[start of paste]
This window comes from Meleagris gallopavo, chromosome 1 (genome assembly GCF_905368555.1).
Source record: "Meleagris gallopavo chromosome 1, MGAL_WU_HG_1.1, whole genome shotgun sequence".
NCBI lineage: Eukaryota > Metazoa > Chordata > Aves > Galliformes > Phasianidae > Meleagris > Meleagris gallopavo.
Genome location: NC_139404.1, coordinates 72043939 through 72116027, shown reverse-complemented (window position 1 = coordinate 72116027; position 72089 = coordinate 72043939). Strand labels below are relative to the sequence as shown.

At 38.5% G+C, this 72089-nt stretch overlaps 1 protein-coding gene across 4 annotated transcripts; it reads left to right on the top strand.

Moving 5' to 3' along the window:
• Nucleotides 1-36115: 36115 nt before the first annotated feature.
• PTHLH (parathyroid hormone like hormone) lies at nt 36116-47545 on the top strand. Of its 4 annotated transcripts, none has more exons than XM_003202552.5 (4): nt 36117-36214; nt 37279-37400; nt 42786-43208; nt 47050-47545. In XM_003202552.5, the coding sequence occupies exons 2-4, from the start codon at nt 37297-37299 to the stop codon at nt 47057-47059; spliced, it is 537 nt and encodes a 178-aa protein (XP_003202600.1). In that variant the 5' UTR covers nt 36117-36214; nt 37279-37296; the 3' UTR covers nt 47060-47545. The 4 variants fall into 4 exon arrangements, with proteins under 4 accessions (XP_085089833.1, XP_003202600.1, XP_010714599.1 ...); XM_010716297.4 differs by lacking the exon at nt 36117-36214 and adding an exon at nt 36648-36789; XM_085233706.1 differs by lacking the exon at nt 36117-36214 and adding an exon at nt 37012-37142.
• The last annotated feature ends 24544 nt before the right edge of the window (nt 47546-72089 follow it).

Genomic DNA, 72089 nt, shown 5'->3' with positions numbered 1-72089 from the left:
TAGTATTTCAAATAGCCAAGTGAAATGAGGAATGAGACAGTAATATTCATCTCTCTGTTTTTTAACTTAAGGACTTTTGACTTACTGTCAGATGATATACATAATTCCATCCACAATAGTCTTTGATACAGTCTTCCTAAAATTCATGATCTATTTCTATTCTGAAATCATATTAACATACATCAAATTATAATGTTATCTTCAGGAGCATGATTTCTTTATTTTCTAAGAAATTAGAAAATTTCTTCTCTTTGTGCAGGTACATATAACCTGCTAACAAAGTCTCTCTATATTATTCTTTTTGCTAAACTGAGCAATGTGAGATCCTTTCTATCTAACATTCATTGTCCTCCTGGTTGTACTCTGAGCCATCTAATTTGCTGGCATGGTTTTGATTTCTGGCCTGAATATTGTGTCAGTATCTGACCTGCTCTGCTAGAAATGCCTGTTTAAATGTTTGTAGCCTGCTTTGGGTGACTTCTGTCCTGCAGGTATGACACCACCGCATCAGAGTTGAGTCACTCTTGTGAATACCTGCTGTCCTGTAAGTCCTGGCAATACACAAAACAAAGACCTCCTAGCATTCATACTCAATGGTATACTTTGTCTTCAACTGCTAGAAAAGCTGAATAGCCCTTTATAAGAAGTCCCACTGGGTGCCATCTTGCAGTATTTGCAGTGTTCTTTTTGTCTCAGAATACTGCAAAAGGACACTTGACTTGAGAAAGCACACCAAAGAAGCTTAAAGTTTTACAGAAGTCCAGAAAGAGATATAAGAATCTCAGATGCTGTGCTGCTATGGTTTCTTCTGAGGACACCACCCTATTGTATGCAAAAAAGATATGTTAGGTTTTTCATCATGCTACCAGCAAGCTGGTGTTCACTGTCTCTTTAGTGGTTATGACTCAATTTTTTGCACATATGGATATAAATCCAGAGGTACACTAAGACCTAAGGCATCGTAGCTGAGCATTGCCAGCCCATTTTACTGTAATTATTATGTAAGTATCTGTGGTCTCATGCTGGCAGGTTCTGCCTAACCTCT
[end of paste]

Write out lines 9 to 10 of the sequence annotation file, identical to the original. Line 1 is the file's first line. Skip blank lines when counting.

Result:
• The last annotated feature ends 24544 nt before the right edge of the window (nt 47546-72089 follow it).

Genomic DNA, 72089 nt, shown 5'->3' with positions numbered 1-72089 from the left: